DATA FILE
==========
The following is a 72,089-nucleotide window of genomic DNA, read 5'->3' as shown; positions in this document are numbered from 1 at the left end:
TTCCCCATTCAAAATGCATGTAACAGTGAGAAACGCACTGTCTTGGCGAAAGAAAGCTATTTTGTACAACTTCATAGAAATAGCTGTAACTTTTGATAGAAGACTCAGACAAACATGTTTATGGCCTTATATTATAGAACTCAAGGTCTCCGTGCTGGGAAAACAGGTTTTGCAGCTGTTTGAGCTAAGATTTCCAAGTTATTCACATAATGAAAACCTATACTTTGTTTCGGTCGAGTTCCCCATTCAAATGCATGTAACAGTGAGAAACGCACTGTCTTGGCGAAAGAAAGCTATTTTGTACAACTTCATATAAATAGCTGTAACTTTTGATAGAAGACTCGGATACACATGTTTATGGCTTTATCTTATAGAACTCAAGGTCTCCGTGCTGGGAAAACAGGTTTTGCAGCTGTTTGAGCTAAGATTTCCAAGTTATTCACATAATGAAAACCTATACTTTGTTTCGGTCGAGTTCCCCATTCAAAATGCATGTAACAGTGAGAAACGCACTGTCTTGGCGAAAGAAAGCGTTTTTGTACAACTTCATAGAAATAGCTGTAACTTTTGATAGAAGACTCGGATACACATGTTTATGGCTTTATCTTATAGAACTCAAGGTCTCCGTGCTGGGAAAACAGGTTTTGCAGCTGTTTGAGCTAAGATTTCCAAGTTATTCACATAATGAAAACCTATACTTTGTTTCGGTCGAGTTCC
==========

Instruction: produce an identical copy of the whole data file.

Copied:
The following is a 72,089-nucleotide window of genomic DNA, read 5'->3' as shown; positions in this document are numbered from 1 at the left end:
TTCCCCATTCAAAATGCATGTAACAGTGAGAAACGCACTGTCTTGGCGAAAGAAAGCTATTTTGTACAACTTCATAGAAATAGCTGTAACTTTTGATAGAAGACTCAGACAAACATGTTTATGGCCTTATATTATAGAACTCAAGGTCTCCGTGCTGGGAAAACAGGTTTTGCAGCTGTTTGAGCTAAGATTTCCAAGTTATTCACATAATGAAAACCTATACTTTGTTTCGGTCGAGTTCCCCATTCAAATGCATGTAACAGTGAGAAACGCACTGTCTTGGCGAAAGAAAGCTATTTTGTACAACTTCATATAAATAGCTGTAACTTTTGATAGAAGACTCGGATACACATGTTTATGGCTTTATCTTATAGAACTCAAGGTCTCCGTGCTGGGAAAACAGGTTTTGCAGCTGTTTGAGCTAAGATTTCCAAGTTATTCACATAATGAAAACCTATACTTTGTTTCGGTCGAGTTCCCCATTCAAAATGCATGTAACAGTGAGAAACGCACTGTCTTGGCGAAAGAAAGCGTTTTTGTACAACTTCATAGAAATAGCTGTAACTTTTGATAGAAGACTCGGATACACATGTTTATGGCTTTATCTTATAGAACTCAAGGTCTCCGTGCTGGGAAAACAGGTTTTGCAGCTGTTTGAGCTAAGATTTCCAAGTTATTCACATAATGAAAACCTATACTTTGTTTCGGTCGAGTTCC